Combating Russian Organized Crime: Russia's Fledgling Jury System on Trial

By DeVille, Duncan | The George Washington Journal of International Law and Economics, January 1, 1999 | Go to article overview

Combating Russian Organized Crime: Russia's Fledgling Jury System on Trial


DeVille, Duncan, The George Washington Journal of International Law and Economics


I. INTRODUCTION

My first visit to the Moscow Regional Court took me to a dilapidated building behind the Barrikadnaya metro station outside central Moscow. One enters the courthouse by passing through a security checkpoint manned by armed guards-a necessary precaution, as there have been several recent attacks on Russian judges.1 My visit began with a two-hour delay, because the courthouse's electricity had been temporarily disconnected that morning. The disruption of electric power to governmental offices is increasingly common in Russia, because these agencies often do not have the money to pay their bills.

After power was restored, several jury trials began. Odd-shaped holes were plainly visible in the wooden chairs from which the hammers and sickles had been scraped away. The cramped courtrooms were not designed for the presence of twelve extra participants. Tucked into a corner next to counsels' tables, the jury listened attentively as the procurator (prosecutor), advocat (defense counsel), and cemya zyertva or cemya ubitogo (victim's family) presented evidence.2 As in most Russian courts, the defendant sat in a cage in an opposite corner of the courtroom. The only way for the defense attorney to communicate with his client during trial was to whisper through the bars.

Practices in this court and the other courts I visited throughout Russia would not pass muster in a court in the United States. Russia's new jury trial system, however, is infinitely better than previous systems. Instituting jury trials is a difficult task in any country, but it is particularly difficult in Russia, which has few democratic traditions and is concurrently combating ruthless and efficient organized crime. Successful implementation of a working, fair, and incorruptible jury system may be the crucial factor in determining whether Russia can protect its citizens from crime without reverting to the totalitarian methods of its past.

This Essay first examines both the past and present of jury trials and organized crime in Russia, with a focus on Russia's new jury trial experiment and the state of Russian organized crime today.3 Following these preliminary observations, the Essay discusses the prospect of trying Russian organized crime cases before juries. The problems associated with such jury trials are examined anecdotally, through interviews conducted with Russian judges (including interviews with the Chief Justice of the Russian Supreme Court, the former Chairman of Russia's Constitutional Court, and the Chief Justice of the Supreme Court of the Former Soviet Republic of Kyrgyzstan), prosecutors, and other law enforcement officials, and statistically, through an anonymous survey of Russian judges. The problems facing jury trials are illustrated through observations of the Sokhin case, one of the first organized crime cases to be tried before a jury in Russia. Finally, the Essay explores the prospects for the future of jury trials in Russia for organized crime and other kinds of cases. The Essay proposes some technical changes that Russia might make to improve its fledgling jury trial system. The suggested changes would allow juries to play a role in combating Russian organized crime.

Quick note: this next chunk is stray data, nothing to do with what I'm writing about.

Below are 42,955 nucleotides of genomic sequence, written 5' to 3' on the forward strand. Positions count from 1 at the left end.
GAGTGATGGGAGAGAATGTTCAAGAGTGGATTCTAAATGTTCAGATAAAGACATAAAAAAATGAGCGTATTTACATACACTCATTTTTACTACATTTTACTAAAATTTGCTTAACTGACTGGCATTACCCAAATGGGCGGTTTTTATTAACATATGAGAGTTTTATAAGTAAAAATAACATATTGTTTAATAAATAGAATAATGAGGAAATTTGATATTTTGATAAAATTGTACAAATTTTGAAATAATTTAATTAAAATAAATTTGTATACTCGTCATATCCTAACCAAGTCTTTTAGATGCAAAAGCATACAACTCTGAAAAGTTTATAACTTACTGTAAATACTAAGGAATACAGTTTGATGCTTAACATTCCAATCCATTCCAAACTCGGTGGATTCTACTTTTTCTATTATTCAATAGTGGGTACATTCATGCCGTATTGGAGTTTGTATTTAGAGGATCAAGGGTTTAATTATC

II. A BRIEF HISTORY OF JURY TRIALS IN RUSSIA

"Thank you for coming to hear the same announcement that was made in 1864. Russia will have a jury system."4

-Judge Sergei Pashin

As indicated by Judge Pashin, Russia's current jury trial system is not the country's first experiment with juries. In 1857 a Russian government report, authored by Second Section Chief, Count D.N. Bludov, considered the possibility of instituting a jury system in Russia. The report concluded, however, that the Russian people lacked the moral and intellectual development to serve as jurors.5 In 1862 the state Chancellery nonetheless recommended the introduction of a jury system,6 and Alexander II approved this recommendation in 1864. …

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